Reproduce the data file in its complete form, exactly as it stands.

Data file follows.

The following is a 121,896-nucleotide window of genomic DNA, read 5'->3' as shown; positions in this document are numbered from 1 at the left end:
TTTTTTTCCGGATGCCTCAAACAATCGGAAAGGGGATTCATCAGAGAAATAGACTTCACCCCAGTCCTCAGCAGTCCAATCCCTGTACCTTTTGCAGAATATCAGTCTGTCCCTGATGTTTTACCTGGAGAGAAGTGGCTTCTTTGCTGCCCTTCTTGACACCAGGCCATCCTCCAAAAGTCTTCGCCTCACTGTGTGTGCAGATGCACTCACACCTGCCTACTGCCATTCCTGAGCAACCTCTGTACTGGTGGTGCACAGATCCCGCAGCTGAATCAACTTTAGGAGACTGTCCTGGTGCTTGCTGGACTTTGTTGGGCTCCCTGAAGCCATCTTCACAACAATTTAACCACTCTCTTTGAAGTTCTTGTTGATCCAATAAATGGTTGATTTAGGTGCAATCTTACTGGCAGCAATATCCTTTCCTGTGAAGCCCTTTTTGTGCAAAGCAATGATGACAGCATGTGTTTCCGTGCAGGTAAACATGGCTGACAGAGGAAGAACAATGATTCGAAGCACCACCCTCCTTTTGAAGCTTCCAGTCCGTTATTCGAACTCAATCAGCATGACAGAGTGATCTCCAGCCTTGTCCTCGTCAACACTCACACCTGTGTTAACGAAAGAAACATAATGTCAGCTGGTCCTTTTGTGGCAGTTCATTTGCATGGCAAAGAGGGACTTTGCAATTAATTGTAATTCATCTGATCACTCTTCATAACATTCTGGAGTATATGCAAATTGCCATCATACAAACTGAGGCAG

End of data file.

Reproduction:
The following is a 121,896-nucleotide window of genomic DNA, read 5'->3' as shown; positions in this document are numbered from 1 at the left end:
TTTTTTTCCGGATGCCTCAAACAATCGGAAAGGGGATTCATCAGAGAAATAGACTTCACCCCAGTCCTCAGCAGTCCAATCCCTGTACCTTTTGCAGAATATCAGTCTGTCCCTGATGTTTTACCTGGAGAGAAGTGGCTTCTTTGCTGCCCTTCTTGACACCAGGCCATCCTCCAAAAGTCTTCGCCTCACTGTGTGTGCAGATGCACTCACACCTGCCTACTGCCATTCCTGAGCAACCTCTGTACTGGTGGTGCACAGATCCCGCAGCTGAATCAACTTTAGGAGACTGTCCTGGTGCTTGCTGGACTTTGTTGGGCTCCCTGAAGCCATCTTCACAACAATTTAACCACTCTCTTTGAAGTTCTTGTTGATCCAATAAATGGTTGATTTAGGTGCAATCTTACTGGCAGCAATATCCTTTCCTGTGAAGCCCTTTTTGTGCAAAGCAATGATGACAGCATGTGTTTCCGTGCAGGTAAACATGGCTGACAGAGGAAGAACAATGATTCGAAGCACCACCCTCCTTTTGAAGCTTCCAGTCCGTTATTCGAACTCAATCAGCATGACAGAGTGATCTCCAGCCTTGTCCTCGTCAACACTCACACCTGTGTTAACGAAAGAAACATAATGTCAGCTGGTCCTTTTGTGGCAGTTCATTTGCATGGCAAAGAGGGACTTTGCAATTAATTGTAATTCATCTGATCACTCTTCATAACATTCTGGAGTATATGCAAATTGCCATCATACAAACTGAGGCAG